Keywords: Harm, Scarcity, Preference, Tolerance

Outline Concluded.

As mentioned, each model is revisable on the spot. So for example, if a P2P logistics group has devised a less costly (financially and environmentally) way of allocating materials, the phase that requires a certain mode of transport can change to describe works in progress expected for use at that stage for later implementation.

Once all three phases are complete, MAP can help formulate ways to create items and divide spacial boundaries 'in-the-moment' for ideal and mutually agreed social or individual settings. Say you might want to meet with a friend in a coffee shop environment only to note that a coffeeria is several miles away. Instead of strolling to that particular shop, it can be constructed instantly using materials already available in the space via nanoassemblage.

MAP is one way we can build a better today most suitable to each momentary preference. This is something we can build together, a world we all want to live in, one elemental block at a time.

If you choose to take this mission, contact me at knuggy@gmail.com. Because its necessary to leave things out for convenience, please ask questions if you have them, it may be a question I myself had not thought to ask. The essay will be available as a wiki at the P2P Foundation soon.
Nathan I do not know wether I should think your proposal is good or if it is hot air. The Coffee Shop example yet is turning my enthusiasm down completely, it has no real life in it.
I think its good to break down the question of p2p production to spatial realities. We were discussing the essentiality of convincing existing auto repair shops to convert into local manufacturing centers in the framework of an open source electric car project. I think this needs practical experience, and the question at which level manufacturing is decentralised optimally cannot be decided in an overall scheme.
I agree that optimality will vary and it may not be practical to produce all things at a regional location. When a majority of wanted items can be made regionally, it can be said that Phase I is established and that we're well on our way to Phase 2. It may be that even after Phase 3, some things may need to be materialized elsewhere and transported from a far away location.

On the other hand, I look forward to being active in an Open Life Sustenance project that can produce simple food, clean water, and a simple shelter all within a portable device available globally well before Phase I begins. If you know of such a project, I'm all ears. If one doesn't exist, let's begin the dialogue. I think developing a Portable Life Sustenance Fabricator is a modest Phase 3 project that can pave the way for more bells and whistles later on.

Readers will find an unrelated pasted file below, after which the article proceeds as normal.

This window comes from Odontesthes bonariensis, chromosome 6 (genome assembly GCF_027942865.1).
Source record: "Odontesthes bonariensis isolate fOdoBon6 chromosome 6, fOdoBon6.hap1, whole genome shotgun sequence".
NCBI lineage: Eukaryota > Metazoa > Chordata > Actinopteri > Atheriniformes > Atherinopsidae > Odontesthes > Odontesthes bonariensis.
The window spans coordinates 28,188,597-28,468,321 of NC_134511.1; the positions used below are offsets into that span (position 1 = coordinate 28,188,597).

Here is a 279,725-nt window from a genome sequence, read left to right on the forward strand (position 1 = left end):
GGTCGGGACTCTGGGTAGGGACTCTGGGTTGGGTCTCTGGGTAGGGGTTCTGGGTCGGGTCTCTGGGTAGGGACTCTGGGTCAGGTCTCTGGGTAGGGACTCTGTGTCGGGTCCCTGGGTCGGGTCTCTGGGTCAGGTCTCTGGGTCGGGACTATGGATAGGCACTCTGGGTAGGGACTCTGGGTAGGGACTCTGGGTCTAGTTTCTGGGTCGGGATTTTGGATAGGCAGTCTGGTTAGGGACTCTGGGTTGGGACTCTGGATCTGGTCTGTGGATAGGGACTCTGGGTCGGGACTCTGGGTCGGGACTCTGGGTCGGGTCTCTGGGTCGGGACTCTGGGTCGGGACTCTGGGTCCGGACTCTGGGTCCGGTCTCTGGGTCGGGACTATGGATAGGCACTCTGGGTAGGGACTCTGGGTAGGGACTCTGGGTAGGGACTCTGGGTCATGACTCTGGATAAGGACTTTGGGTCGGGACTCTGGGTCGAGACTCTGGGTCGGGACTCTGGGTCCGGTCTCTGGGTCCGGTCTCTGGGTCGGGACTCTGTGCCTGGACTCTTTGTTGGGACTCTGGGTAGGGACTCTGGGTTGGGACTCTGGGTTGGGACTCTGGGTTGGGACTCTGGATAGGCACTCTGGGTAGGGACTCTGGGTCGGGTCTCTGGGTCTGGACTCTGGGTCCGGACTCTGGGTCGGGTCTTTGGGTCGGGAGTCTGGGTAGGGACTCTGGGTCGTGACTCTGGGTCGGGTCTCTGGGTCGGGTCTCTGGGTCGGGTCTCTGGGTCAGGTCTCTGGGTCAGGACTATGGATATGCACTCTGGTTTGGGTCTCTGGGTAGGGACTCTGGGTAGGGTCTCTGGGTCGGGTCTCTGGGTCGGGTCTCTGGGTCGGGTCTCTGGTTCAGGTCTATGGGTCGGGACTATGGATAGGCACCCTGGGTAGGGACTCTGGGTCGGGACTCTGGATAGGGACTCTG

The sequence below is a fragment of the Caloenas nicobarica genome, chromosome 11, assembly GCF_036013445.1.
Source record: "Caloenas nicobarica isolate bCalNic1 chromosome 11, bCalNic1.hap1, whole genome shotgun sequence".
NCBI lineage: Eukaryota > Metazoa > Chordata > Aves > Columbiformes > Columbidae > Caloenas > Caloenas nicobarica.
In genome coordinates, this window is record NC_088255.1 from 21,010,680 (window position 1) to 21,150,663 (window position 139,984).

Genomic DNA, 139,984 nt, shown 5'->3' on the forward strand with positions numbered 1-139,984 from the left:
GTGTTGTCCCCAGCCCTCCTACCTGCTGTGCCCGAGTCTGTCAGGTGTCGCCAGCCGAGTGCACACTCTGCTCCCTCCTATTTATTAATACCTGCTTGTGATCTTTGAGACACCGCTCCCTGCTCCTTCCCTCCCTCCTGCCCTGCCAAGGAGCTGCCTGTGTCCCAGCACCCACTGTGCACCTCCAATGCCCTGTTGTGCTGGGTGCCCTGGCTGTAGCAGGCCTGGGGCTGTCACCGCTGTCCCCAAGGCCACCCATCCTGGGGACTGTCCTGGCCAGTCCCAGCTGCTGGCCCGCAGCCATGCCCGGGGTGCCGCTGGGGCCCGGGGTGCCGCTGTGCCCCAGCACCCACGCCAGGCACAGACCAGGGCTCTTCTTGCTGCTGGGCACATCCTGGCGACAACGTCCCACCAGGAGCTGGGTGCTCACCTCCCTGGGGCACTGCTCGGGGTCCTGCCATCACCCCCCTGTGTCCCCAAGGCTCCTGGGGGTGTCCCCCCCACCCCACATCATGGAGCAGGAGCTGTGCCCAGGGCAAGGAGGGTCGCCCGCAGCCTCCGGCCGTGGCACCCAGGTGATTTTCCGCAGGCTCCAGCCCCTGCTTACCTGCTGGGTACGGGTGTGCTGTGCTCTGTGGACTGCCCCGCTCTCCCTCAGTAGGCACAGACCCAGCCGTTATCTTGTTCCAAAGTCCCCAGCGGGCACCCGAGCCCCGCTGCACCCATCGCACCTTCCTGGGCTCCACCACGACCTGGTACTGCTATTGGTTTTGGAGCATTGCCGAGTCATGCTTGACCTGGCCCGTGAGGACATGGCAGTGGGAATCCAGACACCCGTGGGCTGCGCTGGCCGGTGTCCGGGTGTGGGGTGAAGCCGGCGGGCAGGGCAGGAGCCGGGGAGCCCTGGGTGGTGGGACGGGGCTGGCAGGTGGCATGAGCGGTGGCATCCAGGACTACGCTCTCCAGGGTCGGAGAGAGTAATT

But if it needs a little bit more than a portable device, you are really able to ignore the wonderful things we can do with flexibly automated workshop halls, container factories etc.???

Marcin Jakubowski is doing real open source production, and the blueprint for real life sustainance with apt tools, even if they are something rather traditional sometimes.

As I said, it depends entirely on product and material where the optimum production point will be - maybe some things will never reach Phase 3, while other things start right there. So what? Why not accept that water is purified and mineralized in a long - term process, food needs time to grow etc ?
This proposal is a sketch at the moment. I think it is both good and hot air. Phase I in itself is a great goal, but too ambitious to start today for a variety of reasons. Additional steps will need to be outlined in the essay before approaching Phase 1.

MAP can be a highly active collaborative effort that can make each step seem more than possible.

When I briefly mention creating a customizable environment like a Coffee Shop in a post-Phase 3 environment, I can see how it might seem far fetched. It could use more life, I agree, like a personal reason for wanting to create such an environment in the first place. Also, the essay is part outline, part essay at the moment. Its hardly an infant.

Another more evocative example might be you with a loved one, things get romantic, so you both decide to have a warm bubble bath together with candle light, rose pedals, oils, and all, in a matter of seconds.

I'm curious why your enthusiasm was exhausted after reading that particular example.

I think the question of producing material goods is an utterly serious one. Its different from doing and undoing virtual reality. If you create a coffee house or a bath tub, you are using material resources, time and space; you are interfering with other peoples life; you need other peoples support; you must care for the waste; you must care for things. Building out of nanoparticles is not funny, it might be a health hazard, it might be something disappointing and so on and so on.